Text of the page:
I was having lunch with a friend when he said, “I think it’s wrong to kill whales.” I thought for a moment and replied, “Fair enough, but what if it is cultural? What if this assassin comes from a long line of whale hunters?” He shot back, “Then I guess it would be okay, but I think they should have to use technology from the 1800s because modern machinery is too efficient and I don’t want them hunted into oblivion.” Granted, this seems like a strange conversation, but most of our conversations are anything but ordinary. I responded with, “Haven’t you seen Moby Dick and all of that carnage with those primitive spears? And sometimes the whale gets away. You want an efficient killing device to minimize suffering if you are in the business of whale hunting.”
At that point he conceded, realizing that it would be preferable to be struck and killed by a car than to be butchered by Jack the Ripper. Mind you, I have no opinion one way or the other regarding hunting whales. I just naturally took a contrary stance for the sake of arguing. Also, I was curious to see if I could change his mind. I think our conversation then digressed into fruit bats, but it was far less interesting.
Upon reflection, I thought how fascinating it was that my friend so readily gave up his position and adopted an alternative view. It was so simple. He merely changed his mind!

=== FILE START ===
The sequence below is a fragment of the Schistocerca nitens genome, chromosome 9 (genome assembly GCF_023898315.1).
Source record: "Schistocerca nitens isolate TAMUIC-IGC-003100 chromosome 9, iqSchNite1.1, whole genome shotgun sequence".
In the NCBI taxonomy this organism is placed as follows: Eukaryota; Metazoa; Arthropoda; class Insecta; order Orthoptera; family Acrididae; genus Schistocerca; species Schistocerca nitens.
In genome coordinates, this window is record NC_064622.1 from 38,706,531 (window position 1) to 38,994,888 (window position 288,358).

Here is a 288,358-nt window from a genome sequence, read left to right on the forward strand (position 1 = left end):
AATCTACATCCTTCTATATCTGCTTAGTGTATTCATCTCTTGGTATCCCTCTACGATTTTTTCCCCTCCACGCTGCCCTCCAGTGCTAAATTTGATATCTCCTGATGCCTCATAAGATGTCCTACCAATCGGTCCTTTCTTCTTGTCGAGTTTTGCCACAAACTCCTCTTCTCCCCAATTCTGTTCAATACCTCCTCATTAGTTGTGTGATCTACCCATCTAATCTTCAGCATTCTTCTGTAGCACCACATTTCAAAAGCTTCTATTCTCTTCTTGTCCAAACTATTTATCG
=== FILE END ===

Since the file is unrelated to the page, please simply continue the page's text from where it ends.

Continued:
I’ve dealt with crippling chronic pain for about ten years, and for eight of those I was entrenched in my belief that I was a victim of circumstances and there was nothing beyond this wall of pain. Eight years. And then I wasn’t a victim.
Well, I still struggle with chronic pain every day. I’m still a cranky old man at the age of 44. Sometimes, especially in the evenings, I hobble around, so it seems that nothing has changed. Except that I changed my mind.
My wife and I have been following Dave Ramsey for a number of years to clean up our financial mess, but about two years ago, we began to see that there was an end in sight. That gave us hope. That hope in our financial lives spilled over into hope in other aspects of our lives. I may be a cripple, but I don’t have to be just a cripple.
I’m reminded of Henry Ford—“Whether you think you can, or you think you can’t—you’re right.”
I’m not advocating that Stuart Smalley affirmations will change our lives, but I am suggesting that how we look at things can affect more than just our attitude. We can be defined by our infirmities or circumstances. We can also choose to look beyond them and strive for what we want to become.